Marketing to Moms: A Good Product Trumps All

Brands spend billions of dollars marketing to moms. They make commercials, offer coupons and samples and they run active social media campaigns. According to a new White Paper by SheSpeaks and Mom-entum, all those brands really needed to do was turn out a great product.

In a survey of 800 moms, the majority (31%) said they “like” a brand on Facebook because they like the brand in real life. 23% said they came over from a “like” button on a company webpage. Either way, they came in to Facebook because they were already a fan of the product so finding the brand on Facebook was the next step.

Facebook Bumps Up to Third Largest for Ad Sales

If you need more proof that Facebook is growing faster than Steve McQueen’s The Blob, here it is. eMarketer is reporting that Facebook has moved into third place for total ad sales, passing Microsoft and is closing the gap on Yahoo.

Google is still number one and way out of reach thanks mostly to search, but you have to wonder if someone won’t be able to push past them. . . someday?

What’s truly discouraging about these numbers is the fact that now 67.7% of all ad dollars are being split between the top five companies. That’s up from 63% only two years ago. With AOL and Yahoo trending downward and Microsoft barely hanging on, it’s possible that this could be a three-horse race in the near future, or even worse, a battle between Facebook and Google alone. To keep the monster metaphor alive, that’s like Godzilla vs. Rodan and it’s the little people who will suffer.

Foursquare Works on Providing Value to Lurkers

The internet is full of lurkers, those curious folks who read but don’t join in. (You know who you are.) Social media has them by the ton and Foursquare is determined to involve them one way or the other.

Foursquare co-founder Dennis Crowley spoke at a conference this week where he talked about ways of bringing additional value to Foursquare users. Twitter has a large lurker rate, but many people who don’t Tweet actively use the service to follow friends, celebs and hashtags. But as BetaBeat points out, following people on Foursquare without actually participating is, well. . . tantamount to stalking.

The solution, says Crowley, is to introduce an explore feature and maybe even celebrity squares. With just a little tweaking, Foursquare can position itself as a city guide with top users suggesting the best places to eat, shop and visit.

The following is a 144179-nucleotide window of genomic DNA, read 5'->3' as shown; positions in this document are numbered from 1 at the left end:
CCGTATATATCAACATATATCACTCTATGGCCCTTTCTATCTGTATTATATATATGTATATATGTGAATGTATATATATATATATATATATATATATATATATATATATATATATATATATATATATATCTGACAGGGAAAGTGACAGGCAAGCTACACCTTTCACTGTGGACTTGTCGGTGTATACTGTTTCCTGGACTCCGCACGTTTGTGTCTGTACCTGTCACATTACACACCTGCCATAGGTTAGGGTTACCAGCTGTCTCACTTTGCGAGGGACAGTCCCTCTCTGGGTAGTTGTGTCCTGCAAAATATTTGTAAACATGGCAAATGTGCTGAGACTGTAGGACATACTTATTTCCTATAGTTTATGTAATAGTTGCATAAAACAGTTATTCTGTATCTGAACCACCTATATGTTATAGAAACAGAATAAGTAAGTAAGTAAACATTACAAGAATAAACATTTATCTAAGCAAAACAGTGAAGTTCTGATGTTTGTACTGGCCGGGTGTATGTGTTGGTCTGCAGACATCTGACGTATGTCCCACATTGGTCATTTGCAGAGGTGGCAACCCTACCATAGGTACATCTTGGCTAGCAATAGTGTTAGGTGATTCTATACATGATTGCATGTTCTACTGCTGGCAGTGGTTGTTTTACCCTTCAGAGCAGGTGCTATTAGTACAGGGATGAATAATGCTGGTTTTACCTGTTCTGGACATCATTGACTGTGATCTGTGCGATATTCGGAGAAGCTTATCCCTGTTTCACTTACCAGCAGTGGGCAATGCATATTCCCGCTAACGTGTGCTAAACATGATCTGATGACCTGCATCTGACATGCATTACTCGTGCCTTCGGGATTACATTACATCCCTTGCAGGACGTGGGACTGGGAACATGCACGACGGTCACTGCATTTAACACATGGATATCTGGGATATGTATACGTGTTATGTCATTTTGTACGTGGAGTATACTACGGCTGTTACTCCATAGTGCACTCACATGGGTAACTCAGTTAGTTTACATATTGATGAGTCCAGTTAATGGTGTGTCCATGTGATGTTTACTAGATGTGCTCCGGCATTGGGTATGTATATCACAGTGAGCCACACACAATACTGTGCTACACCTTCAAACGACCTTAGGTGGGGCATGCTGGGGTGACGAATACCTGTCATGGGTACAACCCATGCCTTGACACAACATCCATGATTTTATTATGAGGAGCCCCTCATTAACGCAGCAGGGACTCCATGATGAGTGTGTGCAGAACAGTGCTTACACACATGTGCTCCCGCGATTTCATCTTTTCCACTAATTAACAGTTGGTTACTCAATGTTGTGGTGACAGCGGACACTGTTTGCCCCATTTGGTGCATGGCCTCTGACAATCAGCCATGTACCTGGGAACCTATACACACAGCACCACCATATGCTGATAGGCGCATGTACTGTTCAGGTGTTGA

1 In 5 Says Facebook Influenced Their Decision to Buy

A new survey by Kantar Media’s Compete shows that one quarter of consumers visits the official Facebook page of a retailer or product at least once a month. Why? I bet you already know the answer. 56% of them said they did it to keep up on sales and promotions.

In addition to stopping by Facebook, 20% of consumers said that what they saw there influenced their decision to make a purchase.

Debra Arbesman, Compete senior associate, retail and consumer products says,

“Savvy retailers are now making Facebook pages part of an integrated online shopping experience, and we expect this model will take the industry by storm in the coming months.”

3 in 10 Americans Shop While Watching TV

TV networks would like to think that we’re giving their shows our undivided attention, but a recent survey by Adweek/Harris Poll proves it’s just not so.

They surveyed 2,309 US adults between May 24 and 26, 2011 and here’s what they found out.

  • 56% of respondents said they surf the web on a computer while watching TV. 18% surf using a mobile phone and a few reported use of a tablet.
  • 44% say they read a book, magazine or newspaper with 7% doing it with an eReader.
  • 40% visit a social networking site.
  • 29% said that they shop online while watching TV which I assume doesn’t take into account those who shop while watching the home shopping network on TV.

What’s the Cost of a Bad Review?

Twitter has been a real boon to online marketers, but unfortunately, it’s also gotten a few people into big trouble. This week it was a a PR guy who took a swipe at those who gave his video game a bad review.

“too many went too far with their reviews. We r reviewing who gets games next time and who doesn’t based on today’s venom.”

The game company fired the PR firm and the press that followed is probably making the rest of their clients a little nervous. But I’m not here to harp on this poor fellow who spoke his mind in public or the evils of Tweeting angry. It happens, we’re all human and social media allows us to tell the world, far too easily. It’s going to happen again, that’s a given.

Is Facebook Going Gray?

My husband just told me that the generation gap between him and our teen son, is less than it was between him and his father when he was a teen. I thought he was nuts, but then I saw this report from eMarketer that shows a significant rise in Facebook engagement with folks over 55.

Could Facebook be the great equalizer of all folks from 18 to 80? Less than a year ago, brand engagement for the over 55 set was less than 1 in 4 while 60% of the 18-34 group was clicking “like” on a brand page.  Now, 43% of respondents in the over 55 group said they “like” a brand on Facebook and there’s every indication that the number will continue to climb. It might even climb past that of the younger users as part of a trend I bet Facebook doesn’t like.